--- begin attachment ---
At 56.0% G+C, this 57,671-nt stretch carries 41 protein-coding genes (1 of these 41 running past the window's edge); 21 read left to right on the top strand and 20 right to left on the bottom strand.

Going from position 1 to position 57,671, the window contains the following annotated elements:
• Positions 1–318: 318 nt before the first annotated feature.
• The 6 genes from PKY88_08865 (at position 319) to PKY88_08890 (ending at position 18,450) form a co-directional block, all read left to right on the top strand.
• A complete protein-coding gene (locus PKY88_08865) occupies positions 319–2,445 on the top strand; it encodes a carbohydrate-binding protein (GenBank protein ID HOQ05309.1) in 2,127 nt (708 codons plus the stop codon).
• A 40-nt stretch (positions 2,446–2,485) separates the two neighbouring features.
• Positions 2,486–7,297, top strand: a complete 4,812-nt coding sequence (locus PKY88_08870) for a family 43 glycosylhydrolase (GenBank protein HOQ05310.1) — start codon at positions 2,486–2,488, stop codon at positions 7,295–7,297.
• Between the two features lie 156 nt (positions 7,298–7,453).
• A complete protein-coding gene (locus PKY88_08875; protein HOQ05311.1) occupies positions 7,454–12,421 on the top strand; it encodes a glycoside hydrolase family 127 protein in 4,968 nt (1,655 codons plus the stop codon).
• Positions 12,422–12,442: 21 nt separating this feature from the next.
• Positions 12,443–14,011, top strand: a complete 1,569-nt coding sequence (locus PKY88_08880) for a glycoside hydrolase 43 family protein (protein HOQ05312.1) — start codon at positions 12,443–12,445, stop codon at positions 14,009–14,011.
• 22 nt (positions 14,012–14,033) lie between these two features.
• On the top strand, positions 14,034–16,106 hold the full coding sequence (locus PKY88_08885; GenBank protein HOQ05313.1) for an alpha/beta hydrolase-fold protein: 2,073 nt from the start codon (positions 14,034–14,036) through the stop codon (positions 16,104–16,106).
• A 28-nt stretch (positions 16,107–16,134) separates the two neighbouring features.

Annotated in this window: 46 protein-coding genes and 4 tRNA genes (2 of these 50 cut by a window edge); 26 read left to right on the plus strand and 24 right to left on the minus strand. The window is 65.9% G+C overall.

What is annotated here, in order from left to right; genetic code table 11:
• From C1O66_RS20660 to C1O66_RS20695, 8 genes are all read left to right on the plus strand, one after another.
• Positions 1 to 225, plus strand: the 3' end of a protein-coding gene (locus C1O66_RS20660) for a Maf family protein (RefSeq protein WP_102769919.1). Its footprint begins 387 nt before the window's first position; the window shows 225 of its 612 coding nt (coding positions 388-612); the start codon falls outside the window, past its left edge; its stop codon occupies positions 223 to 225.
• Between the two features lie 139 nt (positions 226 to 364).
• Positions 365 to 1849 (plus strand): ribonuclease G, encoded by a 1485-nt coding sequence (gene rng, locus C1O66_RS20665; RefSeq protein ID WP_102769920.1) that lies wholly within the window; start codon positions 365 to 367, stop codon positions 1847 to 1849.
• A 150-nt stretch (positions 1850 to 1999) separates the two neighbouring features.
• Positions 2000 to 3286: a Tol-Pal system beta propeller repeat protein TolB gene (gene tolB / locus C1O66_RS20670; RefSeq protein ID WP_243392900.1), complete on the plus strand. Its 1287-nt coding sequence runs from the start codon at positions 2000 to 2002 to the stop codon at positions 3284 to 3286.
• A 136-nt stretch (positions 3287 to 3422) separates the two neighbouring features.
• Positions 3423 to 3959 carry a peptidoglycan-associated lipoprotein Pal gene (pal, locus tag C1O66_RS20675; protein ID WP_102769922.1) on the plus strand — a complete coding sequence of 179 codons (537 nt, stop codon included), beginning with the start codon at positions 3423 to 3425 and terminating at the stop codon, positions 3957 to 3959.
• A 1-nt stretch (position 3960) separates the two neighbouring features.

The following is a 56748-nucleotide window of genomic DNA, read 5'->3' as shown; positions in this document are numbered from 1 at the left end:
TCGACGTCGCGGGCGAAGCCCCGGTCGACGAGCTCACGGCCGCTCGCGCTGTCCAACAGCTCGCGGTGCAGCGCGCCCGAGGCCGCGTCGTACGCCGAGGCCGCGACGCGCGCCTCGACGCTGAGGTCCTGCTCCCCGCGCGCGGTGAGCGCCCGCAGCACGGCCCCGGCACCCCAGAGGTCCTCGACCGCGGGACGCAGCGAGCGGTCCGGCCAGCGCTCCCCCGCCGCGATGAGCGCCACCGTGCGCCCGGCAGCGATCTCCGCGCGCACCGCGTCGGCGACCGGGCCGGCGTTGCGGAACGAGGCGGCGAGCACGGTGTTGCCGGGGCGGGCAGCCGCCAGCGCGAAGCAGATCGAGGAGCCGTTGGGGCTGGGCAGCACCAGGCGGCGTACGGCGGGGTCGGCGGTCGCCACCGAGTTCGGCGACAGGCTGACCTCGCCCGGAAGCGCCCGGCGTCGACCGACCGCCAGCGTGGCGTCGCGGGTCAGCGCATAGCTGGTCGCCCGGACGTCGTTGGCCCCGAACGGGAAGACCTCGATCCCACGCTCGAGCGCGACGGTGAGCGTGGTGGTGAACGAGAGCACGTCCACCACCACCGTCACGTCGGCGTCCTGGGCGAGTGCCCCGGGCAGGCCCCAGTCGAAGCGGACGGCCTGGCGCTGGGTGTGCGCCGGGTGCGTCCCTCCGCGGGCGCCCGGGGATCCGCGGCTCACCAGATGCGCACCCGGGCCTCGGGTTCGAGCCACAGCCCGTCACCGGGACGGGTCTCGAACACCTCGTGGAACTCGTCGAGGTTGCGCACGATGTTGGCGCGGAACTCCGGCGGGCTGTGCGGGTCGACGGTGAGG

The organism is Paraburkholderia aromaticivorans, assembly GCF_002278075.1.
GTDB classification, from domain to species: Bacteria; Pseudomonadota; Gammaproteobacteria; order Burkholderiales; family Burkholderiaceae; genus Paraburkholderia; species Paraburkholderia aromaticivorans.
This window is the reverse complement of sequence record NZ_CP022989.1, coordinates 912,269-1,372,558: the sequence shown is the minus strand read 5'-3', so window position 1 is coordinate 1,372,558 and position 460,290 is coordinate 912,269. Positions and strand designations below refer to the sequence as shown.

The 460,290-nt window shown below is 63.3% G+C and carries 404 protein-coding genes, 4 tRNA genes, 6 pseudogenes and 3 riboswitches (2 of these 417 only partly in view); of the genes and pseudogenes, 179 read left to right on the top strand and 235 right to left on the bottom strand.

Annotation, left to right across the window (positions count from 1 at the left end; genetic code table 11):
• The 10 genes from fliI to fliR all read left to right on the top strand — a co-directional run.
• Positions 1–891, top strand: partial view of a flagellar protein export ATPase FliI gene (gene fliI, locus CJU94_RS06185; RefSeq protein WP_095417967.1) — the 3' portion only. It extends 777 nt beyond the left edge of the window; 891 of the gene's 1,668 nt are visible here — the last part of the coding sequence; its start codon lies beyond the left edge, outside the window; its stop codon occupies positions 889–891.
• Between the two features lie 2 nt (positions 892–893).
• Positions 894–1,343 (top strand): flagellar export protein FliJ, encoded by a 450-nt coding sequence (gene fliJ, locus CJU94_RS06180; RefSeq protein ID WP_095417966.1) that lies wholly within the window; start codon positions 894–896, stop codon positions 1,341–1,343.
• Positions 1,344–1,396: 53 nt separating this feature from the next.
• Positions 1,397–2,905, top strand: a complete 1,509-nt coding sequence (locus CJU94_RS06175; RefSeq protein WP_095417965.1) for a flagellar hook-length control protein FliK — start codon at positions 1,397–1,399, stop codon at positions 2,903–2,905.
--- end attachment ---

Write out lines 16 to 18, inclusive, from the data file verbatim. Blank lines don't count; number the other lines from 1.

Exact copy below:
What is annotated here, in order from left to right; genetic code table 11:
• From C1O66_RS20660 to C1O66_RS20695, 8 genes are all read left to right on the plus strand, one after another.
• Positions 1 to 225, plus strand: the 3' end of a protein-coding gene (locus C1O66_RS20660) for a Maf family protein (RefSeq protein WP_102769919.1). Its footprint begins 387 nt before the window's first position; the window shows 225 of its 612 coding nt (coding positions 388-612); the start codon falls outside the window, past its left edge; its stop codon occupies positions 223 to 225.